EnforceAir was recognized for its RF detection and mitigation, its demonstrated impressive effectors and its ability to force-land specific named drones. D-Fend Solutions’ EnforceAir was the only named RF cyber takeover technology.
The JCO recommendations came out of a formal U.S. Government evaluation event held at Yuma Proving Ground in April 2022.
“It’s an honor to be recognized by the U.S. DoD Joint C-sUAS Office, following a rigorous demonstration and evaluation” said Zohar Halachmi, Chairman and CEO of D-Fend Solutions. “We’re excited to provide continued support for the counter-drone mission, within a layered defense, integrated in the most advanced C-UAS systems for the nation’s defense.”
SAIC® is a premier Fortune 500® technology integrator driving technology transformation with a robust portfolio of offerings across the defense, space, civilian and intelligence to deliver innovative, effective and efficient solutions that are critical to achieving customer missions.
The Joint Counter-small Unmanned Aircraft Systems Office (JCO), established by the Secretary of the Army in February 2020, leads and directs joint Counter-small Unmanned Aircraft Systems (C-sUAS) doctrine, requirements, material and training to establish joint solutions to address current and future small UAS threats.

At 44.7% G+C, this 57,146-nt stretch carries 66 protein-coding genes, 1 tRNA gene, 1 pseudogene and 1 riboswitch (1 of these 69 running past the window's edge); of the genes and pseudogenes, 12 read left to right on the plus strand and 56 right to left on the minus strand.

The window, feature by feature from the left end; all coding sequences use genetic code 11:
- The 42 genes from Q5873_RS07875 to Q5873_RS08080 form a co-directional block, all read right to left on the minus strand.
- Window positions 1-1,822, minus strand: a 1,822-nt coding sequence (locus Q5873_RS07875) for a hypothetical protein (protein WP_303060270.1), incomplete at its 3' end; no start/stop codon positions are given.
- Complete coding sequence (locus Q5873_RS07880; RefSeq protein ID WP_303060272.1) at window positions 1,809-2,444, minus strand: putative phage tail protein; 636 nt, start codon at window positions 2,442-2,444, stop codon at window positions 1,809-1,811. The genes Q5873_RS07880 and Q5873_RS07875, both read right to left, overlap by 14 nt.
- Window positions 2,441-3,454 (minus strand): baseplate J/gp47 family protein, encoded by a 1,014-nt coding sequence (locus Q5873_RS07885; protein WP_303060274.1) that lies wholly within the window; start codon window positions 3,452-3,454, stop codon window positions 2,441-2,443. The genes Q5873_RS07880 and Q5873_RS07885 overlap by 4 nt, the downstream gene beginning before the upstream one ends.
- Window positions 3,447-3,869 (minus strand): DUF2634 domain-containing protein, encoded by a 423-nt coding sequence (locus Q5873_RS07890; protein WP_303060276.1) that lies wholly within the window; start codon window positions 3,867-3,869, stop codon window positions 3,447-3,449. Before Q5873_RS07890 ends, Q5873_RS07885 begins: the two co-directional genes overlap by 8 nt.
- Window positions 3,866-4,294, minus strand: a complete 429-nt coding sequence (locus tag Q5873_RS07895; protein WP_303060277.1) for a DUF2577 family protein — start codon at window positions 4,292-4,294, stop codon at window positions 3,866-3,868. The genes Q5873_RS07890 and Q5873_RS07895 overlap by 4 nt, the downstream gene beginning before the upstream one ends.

ABOUT D-FEND SOLUTIONS
D-Fend Solutions is the leading counter-drone, cyber-takeover technology provider, enabling full control, safety and continuity during rogue drone incidents across complex and sensitive environments, to overcome both current and emerging drone threats. With hundreds of deployments worldwide, EnforceAir, the company’s flagship offering, focuses on the most dangerous drone threats in the military, public safety, airport, prison, major event and critical infrastructure environments. D-Fend Solutions’ technology has been chosen as best-in-class and is in deployment at top-tier U.S. government agencies – including with U.S. military, federal law enforcement and homeland security – as well as major international airports globally. EnforceAir autonomously executes RF, cyber-takeovers of rogue drones for a safe landing and outcome, ensuring the smooth flow of communications, commerce, transportation and everyday life. (Source: PR Newswire)